Google's same-day delivery service is adding fresh groceries to its basket.

According to Bloomberg, Google Express will soon deliver fresh foods in two US cities by the end of this year. If you're interested in learning more about this new offering from Google Express, including where it'll be available, how it works, and when you can try it, we've laid out all the necessary details below.

Here's everything we know so far...

Google Express was originally called Google Shopping Express.

It is a service that lets you shop local stores online in order to get merchandise and dry foods delivered to your door on the same day or overnight. It launched in 2013 on a free trial basis in San Francisco and Silicon Valley, though it later expanded to New York, Los Angeles, Chicago, Boston, and Washington DC.

But Google just confirmed Google Express will expand to 25 million more people in the Midwest. The service will soon serve six states in that region (Illinois, Indiana, Iowa, Michigan, Ohio, and Wisconsin).

Go to the Google Express site in order to shop for what you need all in one place. From there, add items to your cart, then select a delivery window, and check out using Google Payments. Google Express will process your order in the store and arrange for a driver to bring it to your address during the designated delivery window.

If you're an Express member, all deliveries are free for eligible orders totaling $15 or more per store. But if you don't have $15 worth of goods, you’ll see a $3 fee from each store. To join from a desktop, visit your My Account page on Google Express, then click Membership, and click Sign up for Membership.

Follow the steps from there. But if you're on a mobile device, tap the Menu button at the upper left of your screen (or swipe right to open the drawer), then select Account, and select Membership. Then follow the steps.

Keep in mind new customers can try Google Express for free for three months. Once your free trial membership expires, you'll be automatically enrolled in the payment plan you selected during signed up, unless you choose to end your membership. A membership costs $10 a month or $95 a year.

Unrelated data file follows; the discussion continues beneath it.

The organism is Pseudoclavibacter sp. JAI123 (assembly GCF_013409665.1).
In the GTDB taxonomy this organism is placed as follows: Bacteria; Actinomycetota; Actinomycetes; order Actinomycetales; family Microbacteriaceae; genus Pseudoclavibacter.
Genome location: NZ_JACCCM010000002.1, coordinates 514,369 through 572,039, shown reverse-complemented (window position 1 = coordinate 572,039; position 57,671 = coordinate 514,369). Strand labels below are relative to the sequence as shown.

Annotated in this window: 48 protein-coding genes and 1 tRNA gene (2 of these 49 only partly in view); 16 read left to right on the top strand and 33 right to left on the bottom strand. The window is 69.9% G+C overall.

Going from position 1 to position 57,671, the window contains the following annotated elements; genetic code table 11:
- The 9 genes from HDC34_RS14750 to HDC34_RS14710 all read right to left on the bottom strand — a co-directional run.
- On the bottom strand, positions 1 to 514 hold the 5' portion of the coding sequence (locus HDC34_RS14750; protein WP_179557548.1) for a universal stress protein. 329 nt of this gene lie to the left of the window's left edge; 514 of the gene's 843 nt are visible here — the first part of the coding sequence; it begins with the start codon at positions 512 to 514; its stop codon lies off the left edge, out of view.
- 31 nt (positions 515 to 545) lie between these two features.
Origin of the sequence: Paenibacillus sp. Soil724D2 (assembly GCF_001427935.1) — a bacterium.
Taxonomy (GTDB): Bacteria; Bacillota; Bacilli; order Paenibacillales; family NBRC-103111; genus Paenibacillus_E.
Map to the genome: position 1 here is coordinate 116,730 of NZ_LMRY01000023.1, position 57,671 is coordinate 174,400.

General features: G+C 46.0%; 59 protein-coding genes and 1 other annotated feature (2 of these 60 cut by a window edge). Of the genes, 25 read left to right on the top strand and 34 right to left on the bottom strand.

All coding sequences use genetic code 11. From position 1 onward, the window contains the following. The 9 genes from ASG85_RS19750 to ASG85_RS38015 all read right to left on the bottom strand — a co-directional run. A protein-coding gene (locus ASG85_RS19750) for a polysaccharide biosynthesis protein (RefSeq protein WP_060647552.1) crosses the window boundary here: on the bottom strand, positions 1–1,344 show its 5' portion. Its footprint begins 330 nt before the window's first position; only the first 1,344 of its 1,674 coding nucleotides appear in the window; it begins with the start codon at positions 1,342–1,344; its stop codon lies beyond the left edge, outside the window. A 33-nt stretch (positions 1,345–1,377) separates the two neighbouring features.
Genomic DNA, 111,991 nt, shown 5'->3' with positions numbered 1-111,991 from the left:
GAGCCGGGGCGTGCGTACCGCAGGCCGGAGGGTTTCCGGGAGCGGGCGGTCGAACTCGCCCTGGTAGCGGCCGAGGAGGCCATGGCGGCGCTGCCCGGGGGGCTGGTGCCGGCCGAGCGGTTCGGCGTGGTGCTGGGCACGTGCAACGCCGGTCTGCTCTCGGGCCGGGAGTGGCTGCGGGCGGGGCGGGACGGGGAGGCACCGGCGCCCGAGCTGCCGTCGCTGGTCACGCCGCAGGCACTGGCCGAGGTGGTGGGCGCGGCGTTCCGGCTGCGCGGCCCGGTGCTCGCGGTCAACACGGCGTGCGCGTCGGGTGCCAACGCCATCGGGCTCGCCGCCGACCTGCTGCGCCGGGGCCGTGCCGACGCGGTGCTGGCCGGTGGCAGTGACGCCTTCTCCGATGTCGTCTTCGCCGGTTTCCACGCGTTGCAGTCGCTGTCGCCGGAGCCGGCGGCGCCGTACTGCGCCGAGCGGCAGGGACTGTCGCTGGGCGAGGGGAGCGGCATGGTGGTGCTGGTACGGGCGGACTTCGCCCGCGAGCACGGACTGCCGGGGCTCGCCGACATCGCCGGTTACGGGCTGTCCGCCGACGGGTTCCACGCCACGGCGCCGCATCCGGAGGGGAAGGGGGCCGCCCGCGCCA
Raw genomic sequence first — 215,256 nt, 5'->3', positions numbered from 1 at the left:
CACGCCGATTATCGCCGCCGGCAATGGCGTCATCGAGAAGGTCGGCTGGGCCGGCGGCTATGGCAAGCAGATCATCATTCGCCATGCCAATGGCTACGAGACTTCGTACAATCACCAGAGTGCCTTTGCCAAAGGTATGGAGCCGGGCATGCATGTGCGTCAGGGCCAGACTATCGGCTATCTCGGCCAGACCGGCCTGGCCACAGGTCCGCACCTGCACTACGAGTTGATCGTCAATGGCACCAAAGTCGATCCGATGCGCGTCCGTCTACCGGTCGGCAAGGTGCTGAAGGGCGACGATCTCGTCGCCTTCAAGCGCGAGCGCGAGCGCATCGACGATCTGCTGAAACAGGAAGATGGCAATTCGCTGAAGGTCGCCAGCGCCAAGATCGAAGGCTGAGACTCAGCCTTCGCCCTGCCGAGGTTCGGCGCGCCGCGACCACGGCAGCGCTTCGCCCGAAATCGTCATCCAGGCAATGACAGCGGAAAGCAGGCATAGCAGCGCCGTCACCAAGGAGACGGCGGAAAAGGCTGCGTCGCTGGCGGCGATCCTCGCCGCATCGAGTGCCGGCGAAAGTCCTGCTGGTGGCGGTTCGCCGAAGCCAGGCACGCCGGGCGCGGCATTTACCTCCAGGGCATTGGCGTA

If you're not a Google Express member, you'll see a delivery fee starting at $4.99 per store (again, for eligible orders totaling $15 or more per store - but you'll see a $3 fee from each store if you don't have $15 in goods).

Note: There's also a Google Express app for iOS and Android.

Here's a list of some stores that currently accept orders via Google Express:

  • Ace Hardware, Barnes and Noble, Costco, Fry’s Electronics, Kohl’s, L’Occitane en Provence, Moosejaw, PetSmart, Road Runner Sports, Staples, Target, Toys R Us, Babies R Us, Treasure Island Foods, Ulta Beauty, The Vitamin Shoppe, Walgreens, and Wrigleyville Sports

Google told Bloomberg that it will start delivering fresh food and groceries to your door as well. The new offering is part of Google Express and will include same-day delivery, but it's only in the testing stages at this point and is expected to have a limited launch in just two US cities later this year.

The trial will begin in San Francisco and another city that hasn't been announced. Google Express already delivers merchandise and dry foods, but now it'll deliver fresh foods and groceries, including fruits and vegetables.

Whole Foods Market and Costco will be among Google’s partners for the new offering. By partnering with these stores so you can seemingly order directly from them, Google won't have to rely on warehouses, which it's been trying moving away from due to cost issues involving refrigeration and more, according to Bloomberg.

Google basically wants to better compete with Amazon, which has been rolling out its grocery-delivery service, called AmazonFresh, in several US cities as of late. Amazon is even entering the restaurant-delivery business soon.

Bloomberg claimed online groceries are a $10.9 billion industry in the US, and that's expected to grow 9.6 per cent annually through 2019. Google clearly wants a piece of the pie (and Amazon's slice while it's at it).